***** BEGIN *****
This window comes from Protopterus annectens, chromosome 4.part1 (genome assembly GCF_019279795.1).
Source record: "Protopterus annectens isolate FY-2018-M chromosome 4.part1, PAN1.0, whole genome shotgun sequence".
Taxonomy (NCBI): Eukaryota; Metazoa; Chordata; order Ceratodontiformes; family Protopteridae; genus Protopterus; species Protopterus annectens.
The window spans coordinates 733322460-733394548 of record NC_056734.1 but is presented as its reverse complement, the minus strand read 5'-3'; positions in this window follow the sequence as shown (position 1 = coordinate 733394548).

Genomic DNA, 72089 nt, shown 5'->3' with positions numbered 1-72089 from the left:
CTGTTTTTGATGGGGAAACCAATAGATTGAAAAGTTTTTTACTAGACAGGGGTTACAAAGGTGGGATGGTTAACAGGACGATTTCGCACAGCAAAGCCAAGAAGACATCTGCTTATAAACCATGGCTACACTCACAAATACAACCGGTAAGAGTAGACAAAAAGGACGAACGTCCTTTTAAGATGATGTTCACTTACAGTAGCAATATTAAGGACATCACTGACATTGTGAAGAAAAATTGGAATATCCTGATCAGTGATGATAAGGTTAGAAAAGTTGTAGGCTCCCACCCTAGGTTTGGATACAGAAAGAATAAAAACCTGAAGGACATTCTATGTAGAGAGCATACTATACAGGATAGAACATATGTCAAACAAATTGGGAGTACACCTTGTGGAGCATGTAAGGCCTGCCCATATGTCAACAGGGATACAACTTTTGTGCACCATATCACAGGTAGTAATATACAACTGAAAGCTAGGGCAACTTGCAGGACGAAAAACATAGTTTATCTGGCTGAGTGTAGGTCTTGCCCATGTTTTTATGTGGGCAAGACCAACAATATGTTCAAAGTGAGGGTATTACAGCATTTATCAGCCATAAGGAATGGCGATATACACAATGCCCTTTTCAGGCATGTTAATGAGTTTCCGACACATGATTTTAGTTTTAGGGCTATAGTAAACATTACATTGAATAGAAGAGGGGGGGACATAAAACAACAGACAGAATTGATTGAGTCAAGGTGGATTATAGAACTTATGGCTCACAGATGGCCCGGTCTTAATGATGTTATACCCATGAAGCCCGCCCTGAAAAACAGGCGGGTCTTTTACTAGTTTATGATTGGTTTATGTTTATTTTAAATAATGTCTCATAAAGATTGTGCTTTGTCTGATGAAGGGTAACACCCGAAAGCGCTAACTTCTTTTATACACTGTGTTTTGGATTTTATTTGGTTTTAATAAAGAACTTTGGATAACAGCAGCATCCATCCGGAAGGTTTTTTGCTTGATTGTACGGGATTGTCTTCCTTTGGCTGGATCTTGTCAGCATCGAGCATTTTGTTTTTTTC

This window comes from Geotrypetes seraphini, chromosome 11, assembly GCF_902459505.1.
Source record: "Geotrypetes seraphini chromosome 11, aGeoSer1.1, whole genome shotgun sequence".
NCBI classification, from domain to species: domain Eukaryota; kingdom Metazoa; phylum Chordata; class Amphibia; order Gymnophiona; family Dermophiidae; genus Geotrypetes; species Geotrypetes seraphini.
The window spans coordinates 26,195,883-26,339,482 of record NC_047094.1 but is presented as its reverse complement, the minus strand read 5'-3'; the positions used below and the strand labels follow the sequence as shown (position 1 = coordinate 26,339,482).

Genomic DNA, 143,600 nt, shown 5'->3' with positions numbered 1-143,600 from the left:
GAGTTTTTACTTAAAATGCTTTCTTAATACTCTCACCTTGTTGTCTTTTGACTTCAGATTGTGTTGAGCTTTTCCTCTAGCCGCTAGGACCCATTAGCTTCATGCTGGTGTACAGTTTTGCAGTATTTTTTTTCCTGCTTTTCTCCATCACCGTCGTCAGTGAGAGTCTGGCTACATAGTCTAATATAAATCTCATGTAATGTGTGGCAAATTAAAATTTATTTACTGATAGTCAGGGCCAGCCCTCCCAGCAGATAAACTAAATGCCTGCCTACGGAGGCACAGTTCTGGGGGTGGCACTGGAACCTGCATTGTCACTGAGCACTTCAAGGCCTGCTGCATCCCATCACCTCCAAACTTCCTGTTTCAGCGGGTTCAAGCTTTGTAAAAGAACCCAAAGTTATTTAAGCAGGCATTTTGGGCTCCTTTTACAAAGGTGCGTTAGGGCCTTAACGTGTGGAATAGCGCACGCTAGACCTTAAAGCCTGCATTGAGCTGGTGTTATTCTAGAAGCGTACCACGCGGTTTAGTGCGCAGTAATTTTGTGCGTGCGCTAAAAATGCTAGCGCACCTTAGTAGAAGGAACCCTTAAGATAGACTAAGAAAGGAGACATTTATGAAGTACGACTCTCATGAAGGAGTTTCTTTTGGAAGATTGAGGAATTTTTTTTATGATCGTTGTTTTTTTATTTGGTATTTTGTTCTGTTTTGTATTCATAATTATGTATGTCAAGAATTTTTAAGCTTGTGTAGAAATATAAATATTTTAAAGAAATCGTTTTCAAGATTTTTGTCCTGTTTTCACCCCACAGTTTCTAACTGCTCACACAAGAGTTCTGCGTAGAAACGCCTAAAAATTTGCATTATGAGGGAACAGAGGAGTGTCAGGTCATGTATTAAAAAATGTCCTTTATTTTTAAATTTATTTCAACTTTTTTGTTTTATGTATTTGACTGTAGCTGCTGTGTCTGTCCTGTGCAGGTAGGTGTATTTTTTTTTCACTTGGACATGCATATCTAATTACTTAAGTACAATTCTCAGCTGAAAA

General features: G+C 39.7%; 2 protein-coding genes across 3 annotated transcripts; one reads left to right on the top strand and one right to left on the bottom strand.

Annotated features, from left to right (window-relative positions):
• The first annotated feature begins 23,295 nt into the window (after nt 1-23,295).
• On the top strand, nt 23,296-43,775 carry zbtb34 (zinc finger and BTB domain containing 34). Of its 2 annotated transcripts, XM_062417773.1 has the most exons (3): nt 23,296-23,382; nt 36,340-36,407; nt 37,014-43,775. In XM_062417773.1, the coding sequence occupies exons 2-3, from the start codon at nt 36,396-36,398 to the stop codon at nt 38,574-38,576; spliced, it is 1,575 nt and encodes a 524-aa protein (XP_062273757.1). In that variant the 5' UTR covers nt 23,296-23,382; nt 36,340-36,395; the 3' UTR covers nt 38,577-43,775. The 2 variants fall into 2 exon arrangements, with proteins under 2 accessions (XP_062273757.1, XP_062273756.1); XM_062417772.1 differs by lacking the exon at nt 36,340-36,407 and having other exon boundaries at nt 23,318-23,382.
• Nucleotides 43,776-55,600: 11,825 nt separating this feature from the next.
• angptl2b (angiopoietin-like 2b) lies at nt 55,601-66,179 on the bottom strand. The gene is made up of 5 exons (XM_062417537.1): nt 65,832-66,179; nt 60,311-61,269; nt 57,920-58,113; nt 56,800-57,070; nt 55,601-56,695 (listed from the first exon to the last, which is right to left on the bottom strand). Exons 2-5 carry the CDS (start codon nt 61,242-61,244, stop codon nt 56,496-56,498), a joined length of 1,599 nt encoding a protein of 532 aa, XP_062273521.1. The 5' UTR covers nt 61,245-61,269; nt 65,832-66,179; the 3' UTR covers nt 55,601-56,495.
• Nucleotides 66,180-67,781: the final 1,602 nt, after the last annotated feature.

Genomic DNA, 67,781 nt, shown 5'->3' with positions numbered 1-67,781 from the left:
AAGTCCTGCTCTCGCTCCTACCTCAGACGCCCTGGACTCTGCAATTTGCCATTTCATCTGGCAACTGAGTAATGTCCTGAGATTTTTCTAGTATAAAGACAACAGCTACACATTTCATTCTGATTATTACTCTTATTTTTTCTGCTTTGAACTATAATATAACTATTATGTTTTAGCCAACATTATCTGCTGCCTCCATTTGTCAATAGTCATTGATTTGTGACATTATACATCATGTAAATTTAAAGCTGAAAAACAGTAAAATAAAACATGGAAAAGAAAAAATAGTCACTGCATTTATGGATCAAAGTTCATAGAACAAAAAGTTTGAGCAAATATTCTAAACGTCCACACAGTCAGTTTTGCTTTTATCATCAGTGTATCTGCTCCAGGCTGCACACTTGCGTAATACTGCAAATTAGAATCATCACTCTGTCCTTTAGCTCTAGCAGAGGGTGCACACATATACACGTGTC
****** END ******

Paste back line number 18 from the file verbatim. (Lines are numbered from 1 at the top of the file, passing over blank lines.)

• angptl2b (angiopoietin-like 2b) lies at nt 55,601-66,179 on the bottom strand. The gene is made up of 5 exons (XM_062417537.1): nt 65,832-66,179; nt 60,311-61,269; nt 57,920-58,113; nt 56,800-57,070; nt 55,601-56,695 (listed from the first exon to the last, which is right to left on the bottom strand). Exons 2-5 carry the CDS (start codon nt 61,242-61,244, stop codon nt 56,496-56,498), a joined length of 1,599 nt encoding a protein of 532 aa, XP_062273521.1. The 5' UTR covers nt 61,245-61,269; nt 65,832-66,179; the 3' UTR covers nt 55,601-56,495.